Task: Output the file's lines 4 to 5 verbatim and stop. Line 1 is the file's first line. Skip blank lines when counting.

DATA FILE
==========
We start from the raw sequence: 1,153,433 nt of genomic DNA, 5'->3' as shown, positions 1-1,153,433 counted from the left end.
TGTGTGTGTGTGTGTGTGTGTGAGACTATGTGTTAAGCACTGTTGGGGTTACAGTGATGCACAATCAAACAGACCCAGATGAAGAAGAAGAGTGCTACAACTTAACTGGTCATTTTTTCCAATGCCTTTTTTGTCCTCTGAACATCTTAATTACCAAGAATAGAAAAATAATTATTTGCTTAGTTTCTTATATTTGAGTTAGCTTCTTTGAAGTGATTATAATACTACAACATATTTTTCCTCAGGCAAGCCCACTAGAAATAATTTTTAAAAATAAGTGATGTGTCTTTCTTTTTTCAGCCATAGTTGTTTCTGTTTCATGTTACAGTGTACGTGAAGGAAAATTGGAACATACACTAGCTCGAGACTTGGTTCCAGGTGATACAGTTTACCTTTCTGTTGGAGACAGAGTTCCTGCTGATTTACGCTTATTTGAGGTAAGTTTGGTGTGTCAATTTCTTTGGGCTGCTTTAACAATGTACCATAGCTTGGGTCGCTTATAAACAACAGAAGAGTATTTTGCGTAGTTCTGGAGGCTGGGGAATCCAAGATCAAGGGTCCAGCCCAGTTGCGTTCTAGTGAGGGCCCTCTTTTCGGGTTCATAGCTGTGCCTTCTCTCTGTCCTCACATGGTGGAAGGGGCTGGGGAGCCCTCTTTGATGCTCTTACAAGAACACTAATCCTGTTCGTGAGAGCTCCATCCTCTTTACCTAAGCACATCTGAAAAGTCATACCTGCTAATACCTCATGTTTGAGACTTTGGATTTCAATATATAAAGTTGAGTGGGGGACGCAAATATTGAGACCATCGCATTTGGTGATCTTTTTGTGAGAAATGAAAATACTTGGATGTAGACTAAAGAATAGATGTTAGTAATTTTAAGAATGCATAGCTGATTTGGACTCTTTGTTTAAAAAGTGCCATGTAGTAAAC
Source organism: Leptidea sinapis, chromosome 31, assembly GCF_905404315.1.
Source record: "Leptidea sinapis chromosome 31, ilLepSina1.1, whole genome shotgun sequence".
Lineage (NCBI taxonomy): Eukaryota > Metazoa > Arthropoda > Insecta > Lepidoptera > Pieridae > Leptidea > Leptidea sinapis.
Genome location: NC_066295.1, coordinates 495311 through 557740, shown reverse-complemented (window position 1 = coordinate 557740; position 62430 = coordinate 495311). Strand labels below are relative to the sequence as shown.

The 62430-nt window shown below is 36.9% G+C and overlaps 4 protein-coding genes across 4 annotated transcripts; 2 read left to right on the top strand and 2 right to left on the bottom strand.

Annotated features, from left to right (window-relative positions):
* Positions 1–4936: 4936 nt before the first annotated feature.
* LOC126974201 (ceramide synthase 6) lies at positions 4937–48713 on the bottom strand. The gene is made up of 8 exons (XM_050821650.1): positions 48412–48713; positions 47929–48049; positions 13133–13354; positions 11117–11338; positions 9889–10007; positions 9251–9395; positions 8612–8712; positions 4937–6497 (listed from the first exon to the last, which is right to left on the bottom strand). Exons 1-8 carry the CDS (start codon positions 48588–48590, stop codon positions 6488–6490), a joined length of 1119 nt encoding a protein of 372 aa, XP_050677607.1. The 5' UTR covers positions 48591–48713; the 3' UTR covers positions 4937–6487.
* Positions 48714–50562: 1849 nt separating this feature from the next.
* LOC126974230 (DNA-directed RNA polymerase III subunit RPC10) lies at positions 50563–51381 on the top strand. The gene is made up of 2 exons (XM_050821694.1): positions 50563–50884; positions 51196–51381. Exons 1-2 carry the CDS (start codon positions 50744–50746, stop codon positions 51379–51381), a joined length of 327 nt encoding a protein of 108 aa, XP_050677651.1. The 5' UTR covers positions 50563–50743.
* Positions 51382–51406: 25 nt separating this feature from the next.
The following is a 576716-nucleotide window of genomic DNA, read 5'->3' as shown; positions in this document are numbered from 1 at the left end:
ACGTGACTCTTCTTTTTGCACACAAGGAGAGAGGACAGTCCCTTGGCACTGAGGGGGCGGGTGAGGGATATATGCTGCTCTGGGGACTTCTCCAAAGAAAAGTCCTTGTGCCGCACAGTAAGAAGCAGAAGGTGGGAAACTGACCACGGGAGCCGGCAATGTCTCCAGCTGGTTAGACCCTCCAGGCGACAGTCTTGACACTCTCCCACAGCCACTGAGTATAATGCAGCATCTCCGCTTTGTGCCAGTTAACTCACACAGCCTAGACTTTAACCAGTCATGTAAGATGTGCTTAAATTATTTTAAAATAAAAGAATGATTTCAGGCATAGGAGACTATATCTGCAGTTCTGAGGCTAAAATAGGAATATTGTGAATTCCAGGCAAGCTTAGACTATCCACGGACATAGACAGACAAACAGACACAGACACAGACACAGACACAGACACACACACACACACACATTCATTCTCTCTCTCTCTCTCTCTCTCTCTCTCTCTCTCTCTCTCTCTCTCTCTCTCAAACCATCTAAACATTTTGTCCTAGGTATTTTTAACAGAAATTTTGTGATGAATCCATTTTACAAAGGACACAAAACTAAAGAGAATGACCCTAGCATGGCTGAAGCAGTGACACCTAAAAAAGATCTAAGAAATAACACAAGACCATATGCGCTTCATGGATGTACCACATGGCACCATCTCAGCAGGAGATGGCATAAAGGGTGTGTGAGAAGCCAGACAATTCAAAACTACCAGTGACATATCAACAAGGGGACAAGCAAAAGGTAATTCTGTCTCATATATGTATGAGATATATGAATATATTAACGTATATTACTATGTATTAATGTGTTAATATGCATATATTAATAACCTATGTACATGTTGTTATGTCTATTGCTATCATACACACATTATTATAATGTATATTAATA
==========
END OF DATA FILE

Source record: "Leptidea sinapis chromosome 31, ilLepSina1.1, whole genome shotgun sequence".
Lineage (NCBI taxonomy): Eukaryota > Metazoa > Arthropoda > Insecta > Lepidoptera > Pieridae > Leptidea > Leptidea sinapis.